A turning point came when high-brightness projectors entered the market. Changes in the light source and technological progress made it possible to project brighter images, enabling projection on a large screen. Against this backdrop, high-brightness projectors started to attract attention as devices for projecting digital cinemas at movie theaters in addition to the use at event venues and concert halls. The DLP three-chip lens unit was ideal for this application. Our product met the rigorous quality standards of high brightness and high image quality and was adopted as the cinema projection lens. Our market share reached almost 100%—our untiring efforts since 1995 to realize what we envisioned with them, had finally come to fruition.

The new product line for digital cinema, launched around 2007, had been shipped and introduced to the market in quantities equivalent to 70% or 80% of movie theaters in developed countries by 2011. Later, in line with economic development, the number of cinema complexes rapidly increased in emerging countries as well, and demand has been growing ever since. The applications of our lens unit have also been expanding, including highly popular projection mapping at event venues and sightseeing spots.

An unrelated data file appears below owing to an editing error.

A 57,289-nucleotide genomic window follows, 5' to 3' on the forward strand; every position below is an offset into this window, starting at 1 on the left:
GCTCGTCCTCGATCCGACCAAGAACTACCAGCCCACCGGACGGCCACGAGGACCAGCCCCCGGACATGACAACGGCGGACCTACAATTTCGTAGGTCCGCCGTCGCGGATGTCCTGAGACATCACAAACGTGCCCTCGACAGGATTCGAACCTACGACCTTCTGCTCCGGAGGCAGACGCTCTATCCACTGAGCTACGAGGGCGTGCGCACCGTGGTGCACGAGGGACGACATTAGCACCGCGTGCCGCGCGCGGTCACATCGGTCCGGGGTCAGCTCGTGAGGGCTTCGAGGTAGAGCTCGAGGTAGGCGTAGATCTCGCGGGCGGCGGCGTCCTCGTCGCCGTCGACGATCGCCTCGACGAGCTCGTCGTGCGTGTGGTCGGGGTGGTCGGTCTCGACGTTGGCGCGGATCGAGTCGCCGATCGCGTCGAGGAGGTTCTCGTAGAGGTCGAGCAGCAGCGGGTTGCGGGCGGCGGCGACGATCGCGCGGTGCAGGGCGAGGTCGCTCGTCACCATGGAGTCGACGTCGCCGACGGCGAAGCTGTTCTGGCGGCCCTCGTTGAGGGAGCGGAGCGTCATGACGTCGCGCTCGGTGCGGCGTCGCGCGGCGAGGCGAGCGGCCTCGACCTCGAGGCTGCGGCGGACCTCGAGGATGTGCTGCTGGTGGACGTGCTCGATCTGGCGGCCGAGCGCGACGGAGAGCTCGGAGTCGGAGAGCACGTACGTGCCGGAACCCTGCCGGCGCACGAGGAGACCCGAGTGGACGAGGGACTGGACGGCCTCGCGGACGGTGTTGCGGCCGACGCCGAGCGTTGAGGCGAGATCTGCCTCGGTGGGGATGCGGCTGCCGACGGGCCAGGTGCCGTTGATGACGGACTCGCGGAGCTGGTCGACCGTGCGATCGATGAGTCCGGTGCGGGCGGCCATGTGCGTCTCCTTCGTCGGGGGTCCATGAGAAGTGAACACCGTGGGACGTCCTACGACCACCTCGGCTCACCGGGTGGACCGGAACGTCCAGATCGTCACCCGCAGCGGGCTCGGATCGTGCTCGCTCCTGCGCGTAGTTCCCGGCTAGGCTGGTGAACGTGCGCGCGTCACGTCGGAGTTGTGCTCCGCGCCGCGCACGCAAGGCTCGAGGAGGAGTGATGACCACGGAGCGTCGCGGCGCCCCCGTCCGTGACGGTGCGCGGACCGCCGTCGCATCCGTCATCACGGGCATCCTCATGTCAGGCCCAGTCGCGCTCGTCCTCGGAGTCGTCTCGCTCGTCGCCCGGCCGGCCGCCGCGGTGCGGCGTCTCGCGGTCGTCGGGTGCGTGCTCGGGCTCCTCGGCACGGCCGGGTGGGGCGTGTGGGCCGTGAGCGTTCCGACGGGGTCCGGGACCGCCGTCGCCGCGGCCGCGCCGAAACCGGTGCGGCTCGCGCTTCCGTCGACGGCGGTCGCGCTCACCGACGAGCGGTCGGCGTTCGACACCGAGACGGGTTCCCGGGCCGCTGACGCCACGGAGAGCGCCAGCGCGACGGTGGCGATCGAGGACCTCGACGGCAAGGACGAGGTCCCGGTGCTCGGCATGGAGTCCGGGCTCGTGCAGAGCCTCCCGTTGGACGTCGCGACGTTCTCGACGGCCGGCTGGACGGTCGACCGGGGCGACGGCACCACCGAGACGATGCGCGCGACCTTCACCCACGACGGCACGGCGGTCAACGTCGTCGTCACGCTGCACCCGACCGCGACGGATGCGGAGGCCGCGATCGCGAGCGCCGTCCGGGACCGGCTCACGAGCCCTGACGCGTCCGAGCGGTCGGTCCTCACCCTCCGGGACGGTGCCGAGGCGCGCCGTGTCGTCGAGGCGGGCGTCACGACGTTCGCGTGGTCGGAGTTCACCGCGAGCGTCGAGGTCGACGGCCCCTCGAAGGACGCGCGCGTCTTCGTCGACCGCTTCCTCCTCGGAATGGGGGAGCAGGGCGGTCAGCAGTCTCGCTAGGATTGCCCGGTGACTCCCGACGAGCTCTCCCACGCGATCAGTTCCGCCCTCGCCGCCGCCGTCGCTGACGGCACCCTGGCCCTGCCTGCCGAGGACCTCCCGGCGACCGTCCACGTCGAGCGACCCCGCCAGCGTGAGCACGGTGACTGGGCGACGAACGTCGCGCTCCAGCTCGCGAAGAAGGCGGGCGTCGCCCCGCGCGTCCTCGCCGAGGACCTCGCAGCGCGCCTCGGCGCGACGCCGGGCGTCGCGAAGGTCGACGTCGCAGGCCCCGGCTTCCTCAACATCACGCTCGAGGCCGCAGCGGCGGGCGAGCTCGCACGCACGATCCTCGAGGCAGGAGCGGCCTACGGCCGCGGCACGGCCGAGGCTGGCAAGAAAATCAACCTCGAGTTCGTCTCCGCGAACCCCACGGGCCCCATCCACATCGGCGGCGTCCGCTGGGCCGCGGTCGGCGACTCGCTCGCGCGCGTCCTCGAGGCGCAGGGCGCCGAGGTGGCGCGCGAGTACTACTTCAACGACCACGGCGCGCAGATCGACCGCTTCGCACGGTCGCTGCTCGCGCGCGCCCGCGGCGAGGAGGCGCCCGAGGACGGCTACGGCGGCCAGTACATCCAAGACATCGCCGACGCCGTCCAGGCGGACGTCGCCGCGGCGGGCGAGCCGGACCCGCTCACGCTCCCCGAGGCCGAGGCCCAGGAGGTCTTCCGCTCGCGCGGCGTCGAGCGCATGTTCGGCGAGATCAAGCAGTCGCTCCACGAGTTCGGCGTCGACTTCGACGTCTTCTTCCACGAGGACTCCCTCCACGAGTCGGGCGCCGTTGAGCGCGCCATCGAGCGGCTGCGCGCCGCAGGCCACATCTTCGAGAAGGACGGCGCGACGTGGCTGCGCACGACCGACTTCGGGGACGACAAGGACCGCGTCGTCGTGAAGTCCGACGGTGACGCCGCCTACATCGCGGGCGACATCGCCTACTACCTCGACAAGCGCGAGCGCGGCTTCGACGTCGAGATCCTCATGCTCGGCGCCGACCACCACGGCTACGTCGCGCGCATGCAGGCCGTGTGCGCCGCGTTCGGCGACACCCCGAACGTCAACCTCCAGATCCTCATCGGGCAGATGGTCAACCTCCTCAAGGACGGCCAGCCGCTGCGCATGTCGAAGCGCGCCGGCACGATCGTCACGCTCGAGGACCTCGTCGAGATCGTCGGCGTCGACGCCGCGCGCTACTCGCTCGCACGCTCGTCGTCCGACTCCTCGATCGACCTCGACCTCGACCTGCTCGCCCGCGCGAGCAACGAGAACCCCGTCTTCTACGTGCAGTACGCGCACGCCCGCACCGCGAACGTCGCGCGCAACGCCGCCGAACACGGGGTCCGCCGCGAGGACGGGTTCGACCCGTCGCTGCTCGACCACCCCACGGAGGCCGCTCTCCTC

New challenges underpinned by ultimate technologies

The high brightness and high image quality of lenses for large projectors, including cinema projection lenses, are attained by lens processing technology based on ultimate glass polishing. This technology has been passed down to the present from the days when lenses for single lens reflex cameras were manufactured. In addition to the Osaka-Sayama site, which has been responsible for production since the beginning, a research and development department for the specific optical technology was organized in the Takatsuki site in 1985. For further improvement, they were integrated as the Optical System Center in 1994. Assembly alignment , which aimed to adjust the unavoidable errors in glass polishing, was another indispensable technology for manufacturing high-accuracy products.

For over 10 years, we have also offered optical components for semiconductor manufacturing equipment using ultra-high-accuracy polished lenses derived from these technologies. Thus, we have reliably gained the trust of major manufacturers of manufacturing equipment. In view of further digitalization, the optical component business has significantly shifted its resources to industrial applications, such as semiconductor manufacturing equipment, to embark on new challenges.

*DLP and DMD are registered trademarks of Texas Instruments Inc.
In the interest of clarity, “Konica” and “Minolta,”—the trade names that were used before the merger that formed “Konica Minolta”—are used throughout this text. Each company underwent a number of name changes throughout their history.